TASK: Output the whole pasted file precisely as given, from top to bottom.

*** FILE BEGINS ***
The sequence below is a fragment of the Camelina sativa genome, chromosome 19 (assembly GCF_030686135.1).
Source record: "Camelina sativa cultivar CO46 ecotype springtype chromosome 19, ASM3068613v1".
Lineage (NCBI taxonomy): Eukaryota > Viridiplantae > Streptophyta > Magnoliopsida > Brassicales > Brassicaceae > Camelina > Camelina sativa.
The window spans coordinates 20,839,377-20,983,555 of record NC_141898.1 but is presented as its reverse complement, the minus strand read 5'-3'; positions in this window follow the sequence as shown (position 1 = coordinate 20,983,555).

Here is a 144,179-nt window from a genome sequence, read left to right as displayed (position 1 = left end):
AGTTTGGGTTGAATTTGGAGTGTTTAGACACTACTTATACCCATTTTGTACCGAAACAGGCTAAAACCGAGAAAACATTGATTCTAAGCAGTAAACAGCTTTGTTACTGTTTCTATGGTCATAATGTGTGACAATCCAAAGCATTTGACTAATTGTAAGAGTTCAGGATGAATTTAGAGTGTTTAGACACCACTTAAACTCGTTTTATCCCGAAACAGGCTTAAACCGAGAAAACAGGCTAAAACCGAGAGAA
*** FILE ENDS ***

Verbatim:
The sequence below is a fragment of the Camelina sativa genome, chromosome 19 (assembly GCF_030686135.1).
Source record: "Camelina sativa cultivar CO46 ecotype springtype chromosome 19, ASM3068613v1".
Lineage (NCBI taxonomy): Eukaryota > Viridiplantae > Streptophyta > Magnoliopsida > Brassicales > Brassicaceae > Camelina > Camelina sativa.
The window spans coordinates 20,839,377-20,983,555 of record NC_141898.1 but is presented as its reverse complement, the minus strand read 5'-3'; positions in this window follow the sequence as shown (position 1 = coordinate 20,983,555).

Here is a 144,179-nt window from a genome sequence, read left to right as displayed (position 1 = left end):
AGTTTGGGTTGAATTTGGAGTGTTTAGACACTACTTATACCCATTTTGTACCGAAACAGGCTAAAACCGAGAAAACATTGATTCTAAGCAGTAAACAGCTTTGTTACTGTTTCTATGGTCATAATGTGTGACAATCCAAAGCATTTGACTAATTGTAAGAGTTCAGGATGAATTTAGAGTGTTTAGACACCACTTAAACTCGTTTTATCCCGAAACAGGCTTAAACCGAGAAAACAGGCTAAAACCGAGAGAA